Tree Fruit Soils and Nutrition


Please kindly note: due to personnel changes, this web site has not been recently updated, and is obviously in more or less an archived state. We left it up because our readers still find the content valuable. More current information is available from the Organic and Integrated pages


Welcome to the TFREC Soil and Plant Nutrition web site!

**Please check back regularly as I will be forever adding information, especially to the "essential elements" individual pages under the "Orchard Soils and Tree Fruit Nutrition category."

Faculty & Staff

  • Dr. Frank J. Peryea, Soil Science and Horticulture; Orchard soil management; fruit tree mineral nutrition

  • Kaz Lorentz, Agricultural Research Technologist II

Orchard soils and tree fruit nutrition web pages

Information on soil properties and nutrition important in orchard systems. Find specific information on essential nutrients and much more! 


(taken from the USDA NRCS 2001 Soil Planning Guide Calendar)

  • One cup of soil may hold as many bacteria as there are people on Earth.

  • The weight of all the bacteria in one acre of soil can equal the weight of a cow or two.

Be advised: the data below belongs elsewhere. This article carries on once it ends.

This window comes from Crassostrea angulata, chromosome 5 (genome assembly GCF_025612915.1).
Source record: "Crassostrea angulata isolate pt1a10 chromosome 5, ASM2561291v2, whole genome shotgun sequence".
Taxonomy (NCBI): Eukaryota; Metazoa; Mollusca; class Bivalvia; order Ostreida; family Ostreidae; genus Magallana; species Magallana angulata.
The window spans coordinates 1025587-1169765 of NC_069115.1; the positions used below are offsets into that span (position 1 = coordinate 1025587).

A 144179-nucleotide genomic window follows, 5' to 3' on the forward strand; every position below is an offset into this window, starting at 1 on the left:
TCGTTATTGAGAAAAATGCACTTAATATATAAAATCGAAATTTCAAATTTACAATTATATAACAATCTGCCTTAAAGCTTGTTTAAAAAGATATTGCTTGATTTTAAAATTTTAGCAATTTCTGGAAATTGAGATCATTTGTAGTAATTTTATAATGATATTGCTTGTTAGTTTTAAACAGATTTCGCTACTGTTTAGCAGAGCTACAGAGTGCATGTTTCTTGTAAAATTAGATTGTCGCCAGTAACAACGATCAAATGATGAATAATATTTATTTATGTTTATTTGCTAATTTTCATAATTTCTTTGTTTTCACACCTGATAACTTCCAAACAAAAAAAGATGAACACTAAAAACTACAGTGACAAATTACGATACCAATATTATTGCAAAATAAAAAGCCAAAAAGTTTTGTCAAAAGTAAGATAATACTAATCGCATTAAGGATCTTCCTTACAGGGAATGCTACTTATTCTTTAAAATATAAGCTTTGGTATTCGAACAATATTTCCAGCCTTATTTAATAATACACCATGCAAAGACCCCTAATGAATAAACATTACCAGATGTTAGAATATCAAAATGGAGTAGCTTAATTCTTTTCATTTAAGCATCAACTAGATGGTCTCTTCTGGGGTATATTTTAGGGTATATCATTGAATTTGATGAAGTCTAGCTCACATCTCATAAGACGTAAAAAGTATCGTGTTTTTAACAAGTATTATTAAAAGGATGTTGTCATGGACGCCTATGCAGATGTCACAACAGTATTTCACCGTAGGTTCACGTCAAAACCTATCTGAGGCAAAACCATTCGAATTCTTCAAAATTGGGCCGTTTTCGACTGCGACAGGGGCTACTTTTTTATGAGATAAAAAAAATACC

• Actinomycin, neomycin, and streptomycin are examples of familiar antibiotic drugs produced by soil actinomycetes when grown in laboratory cultures.

  • It was from a soil fungus, a Penicillium species, that the first modern antibiotic drug, penicillin, was obtained.

Additional facts:

  • It takes between 80-400 years to form one centimeter of topsoil!!

  • The combined erosion (via wind and water) for the U.S. is 1.9 billion tons per year (as of 1997 USDA-NRS data)!

  • There are 377 million acres of cropland in the U.S. (1997 USDA-NRS data). See link.

  • A total of 3,225,400 acres of 1992 prime farmland was converted to developed land in 1997 (USDA-NRS link).

  • Imagine our planet without soils (from National Society for Consulting Soil Scientists, Inc.)....

    Imagine only raw parent material and lifeless dust. Sand and silt are still produced by glaciers, volcanoes and the action of water.

    Without microbial activity to produce soil structure, the sun would be blocked out by the blowing dust and rivers would clog with sediment.

    No anaerobic soil conditions would occur to produce distinctive wetlands. The continents would be dustbowls pocked with mud holes and broken by barren, rapidly eroding mountain ranges. Our deep oceans would be shallow seas filled with sediments.

    This was our planet before soils were formed.



Updated December 22, 2004


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Tree Fruit Research & Extension Center, Washington State University,1100 N Western Ave., Wenatchee, WA, 98801 USA